of Henry's Pocket was the perfect interstitial music to propel the song along
and distinguish the different moods in the monologue. Once I had this opus the
way I wanted it, I called it "The Exaltation of Blue," as I thought it
deserved a new, more regal title.
It is my habit as songwriter to jot down little thoughts for possible future
songs. I used to do that in spiral notebooks, but now I type a line or two on a
fresh page in my word processor, and put it in a file called "songs in
progress." From time to time I comb over these jottings, and see what might
become of these little forgettable seedlings of song. I had a page from long ago
with nothing on it but "thank a teacher." I don't remember why I saved
that, but it now piqued my interest. I began a list of things for which to thank
a teacher, and that led to the song on this album. Except that I wrote it with a
guitar in a sort of swing style. One day I tried it on the uke, and the skies
opened and manna fell from heaven. Eureka!
I wrote a few songs with a lot of time and effort, that just didn't make the
grade. That happens, and they will remain "in progress," in whole or
in part. And as I say the liner notes, I reached back ten years to another
failed song, which I recall had a melody with a fatal flaw - I couldn't hardly
sing it. Somebody else maybe, but not me. So I just forgot the old melody, took
the lyrics I liked, moved them around and expanded in a different direction with
a new melody that I COULD sing, and the first song here was born. I took my
favorite line from the song for the title, long as it may seem: "The Moon
May Never Shine This Way Again."
I picked up a brand new cheapo guitar last summer for a gig I had coming up
in Canada. I own a fair number of guitars, but all of them seemed to contain
some little bit of exotic wood or sea shell here or there, and I wished I had a
decent playable guitar with absolutely no endangered species involved which
might trigger a border incident - something playable that I could throw in the
trunk, or on an airplane that would pass all possible scrutiny. I found such a
guitar by mail order - a Recording King Dirty 30's model - and when I got it I
really liked the way it sounded. It reminds me of an old Kalamazoo flattop I've
had for years. But the Kalamazoo has Brazilian rosewood fingerboard and bridge,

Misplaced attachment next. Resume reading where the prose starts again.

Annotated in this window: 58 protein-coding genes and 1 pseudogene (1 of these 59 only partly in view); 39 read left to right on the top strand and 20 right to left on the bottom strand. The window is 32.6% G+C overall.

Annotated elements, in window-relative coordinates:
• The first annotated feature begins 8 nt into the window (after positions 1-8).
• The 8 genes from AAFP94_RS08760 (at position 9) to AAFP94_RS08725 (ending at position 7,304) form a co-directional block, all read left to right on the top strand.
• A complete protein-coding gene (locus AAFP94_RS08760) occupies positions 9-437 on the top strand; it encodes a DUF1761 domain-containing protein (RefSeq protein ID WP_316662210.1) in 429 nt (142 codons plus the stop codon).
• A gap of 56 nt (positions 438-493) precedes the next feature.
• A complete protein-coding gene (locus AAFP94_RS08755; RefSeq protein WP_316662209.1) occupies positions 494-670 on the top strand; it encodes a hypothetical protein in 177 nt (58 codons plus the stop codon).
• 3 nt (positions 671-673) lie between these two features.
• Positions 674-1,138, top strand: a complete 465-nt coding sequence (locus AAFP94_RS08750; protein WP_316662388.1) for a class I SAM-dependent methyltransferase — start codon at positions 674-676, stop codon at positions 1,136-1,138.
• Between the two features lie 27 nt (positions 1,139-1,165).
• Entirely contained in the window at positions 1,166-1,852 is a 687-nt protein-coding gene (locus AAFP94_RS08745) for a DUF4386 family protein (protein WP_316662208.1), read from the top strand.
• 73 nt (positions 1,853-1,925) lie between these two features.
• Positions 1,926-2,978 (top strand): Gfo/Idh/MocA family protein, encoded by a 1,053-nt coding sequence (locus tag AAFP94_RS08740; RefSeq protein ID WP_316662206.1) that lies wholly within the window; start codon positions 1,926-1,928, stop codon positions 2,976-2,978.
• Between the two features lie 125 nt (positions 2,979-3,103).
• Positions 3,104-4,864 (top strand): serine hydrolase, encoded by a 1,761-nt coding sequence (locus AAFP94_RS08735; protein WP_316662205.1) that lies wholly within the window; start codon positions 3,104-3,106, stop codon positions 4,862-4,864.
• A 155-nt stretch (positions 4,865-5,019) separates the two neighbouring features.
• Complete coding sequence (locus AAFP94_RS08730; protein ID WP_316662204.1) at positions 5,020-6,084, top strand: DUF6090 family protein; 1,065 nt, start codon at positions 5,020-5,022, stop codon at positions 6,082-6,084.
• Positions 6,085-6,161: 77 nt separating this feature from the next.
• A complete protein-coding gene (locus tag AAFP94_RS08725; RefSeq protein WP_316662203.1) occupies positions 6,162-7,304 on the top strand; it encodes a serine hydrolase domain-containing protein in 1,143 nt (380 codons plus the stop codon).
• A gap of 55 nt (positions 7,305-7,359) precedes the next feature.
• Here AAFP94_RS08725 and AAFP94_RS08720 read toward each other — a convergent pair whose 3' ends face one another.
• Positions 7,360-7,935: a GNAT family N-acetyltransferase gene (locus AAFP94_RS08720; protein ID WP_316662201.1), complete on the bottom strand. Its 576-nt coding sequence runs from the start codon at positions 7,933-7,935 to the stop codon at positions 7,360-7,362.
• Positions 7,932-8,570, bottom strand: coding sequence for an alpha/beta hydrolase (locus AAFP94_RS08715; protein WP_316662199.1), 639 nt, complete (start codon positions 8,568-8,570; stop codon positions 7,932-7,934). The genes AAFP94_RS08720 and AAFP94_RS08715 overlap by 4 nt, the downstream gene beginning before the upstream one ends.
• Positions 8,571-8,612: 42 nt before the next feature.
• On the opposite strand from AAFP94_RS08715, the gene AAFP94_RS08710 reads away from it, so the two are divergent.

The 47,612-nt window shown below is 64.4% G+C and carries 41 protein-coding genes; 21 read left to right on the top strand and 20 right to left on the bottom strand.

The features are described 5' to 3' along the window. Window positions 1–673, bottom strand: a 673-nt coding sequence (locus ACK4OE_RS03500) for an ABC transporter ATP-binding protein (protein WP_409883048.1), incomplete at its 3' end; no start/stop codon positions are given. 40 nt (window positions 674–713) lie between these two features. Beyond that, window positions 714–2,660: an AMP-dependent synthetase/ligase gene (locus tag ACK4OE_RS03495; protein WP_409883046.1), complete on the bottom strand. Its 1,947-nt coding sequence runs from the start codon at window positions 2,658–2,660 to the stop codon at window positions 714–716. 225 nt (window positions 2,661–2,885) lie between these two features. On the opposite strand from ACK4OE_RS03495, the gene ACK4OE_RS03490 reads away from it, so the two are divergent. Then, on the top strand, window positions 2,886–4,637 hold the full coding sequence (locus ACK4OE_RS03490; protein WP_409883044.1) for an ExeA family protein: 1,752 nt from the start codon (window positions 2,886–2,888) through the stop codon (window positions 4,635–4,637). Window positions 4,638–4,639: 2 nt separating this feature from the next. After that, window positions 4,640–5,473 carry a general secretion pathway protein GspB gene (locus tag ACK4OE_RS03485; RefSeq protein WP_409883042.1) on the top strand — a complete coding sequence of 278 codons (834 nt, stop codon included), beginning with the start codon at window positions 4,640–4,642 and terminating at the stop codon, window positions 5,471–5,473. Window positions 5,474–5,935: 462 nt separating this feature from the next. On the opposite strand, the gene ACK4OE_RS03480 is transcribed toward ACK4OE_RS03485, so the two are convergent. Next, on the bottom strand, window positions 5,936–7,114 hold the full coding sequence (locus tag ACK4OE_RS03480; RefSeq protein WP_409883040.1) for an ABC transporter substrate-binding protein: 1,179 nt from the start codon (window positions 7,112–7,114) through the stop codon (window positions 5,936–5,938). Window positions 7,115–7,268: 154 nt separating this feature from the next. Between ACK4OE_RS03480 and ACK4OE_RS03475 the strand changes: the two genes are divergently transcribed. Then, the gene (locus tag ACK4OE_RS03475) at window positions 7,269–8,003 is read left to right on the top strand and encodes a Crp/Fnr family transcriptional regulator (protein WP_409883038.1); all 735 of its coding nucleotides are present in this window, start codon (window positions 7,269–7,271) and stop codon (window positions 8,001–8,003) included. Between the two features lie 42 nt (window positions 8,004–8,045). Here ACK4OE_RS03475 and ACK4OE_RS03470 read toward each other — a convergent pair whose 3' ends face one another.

cheap wood in 1937, but endangered now. I'd hate to see that one confiscated at
a border crossing. This new mail order guitar is made of common trash tree
lumber, but with a solid top and can freely cross any border. And if broken, it
would not break my heart, nor break my wallet to replace. The first thing I did
when it arrived was to strum a wide open E chord and play an old blues lick --
the first lick of "Last Train Home" which was written quickly
afterwards. I used my old Kalamazoo guitar to record it. I have been since
tinkering with the Recording King's bridge and nut to make it more playable - so
you may see me with it on the road someday.
I use two guitars on this album. Tracks 1 & 7 use my beautiful small
jumbo maple cutaway ("Spartan" model) made for me by Bryan Galloup's
guitar studio in Big Rapids Michigan, and designed by Bryan who also voiced the
top. All the other tracks with guitar use another Michigan guitar: a Kalamazoo
K-11 mentioned above. The Kalamazoo brand was produced by Gibson when it was at
225 Parsons Street in north Kalamazoo's factory district. As best I can deduce
from the experts, it was built in 1937 give or take a year. The Kalamazoo was
Gibson's low-budget model response to the economic realities of the Great
Depression. Mine is ladder-braced, with a three-piece top put together from
small planks of spruce, cut-offs from better guitars. The body is the size of a
Gibson L-00, but about two inches are truncated from the lower bout. The
fretboard scale is normal length, but there is no famous Gibson truss rod to
keep the neck straight. Instead, the neck is a huge, wide triangular
baseball-bat of a neck that will never warp. It probably sold for ten bucks back
in 1937. Yet the fingerboard and bridge were made of Brazilian rosewood. Cheap
enough in '37, but now a rare endangered species that only the most expensive
new guitars can include. There is a beautiful vintage sunburst finish to my
Kalamazoo, and it has an expressive tone when strummed and when playing blues
licks. It has no pickup installed but mikes rather well.
Ian Gorman used a matched pair of Neumann microphones set in stereo to
capture all my instruments on this recording. The Galloup guitar has a Fishman
soundhole pickup that is subliminally added to the mix. Likewise the Kanile'a
tenor ukulele has a pickup - under saddle mi-si that is in the mix on track 3.
My Bart Reiter banjo has a 12 inch pot, and I use a Shure sm11 dynamic
microphone mounted inside the open-back, for some bass presence. But the two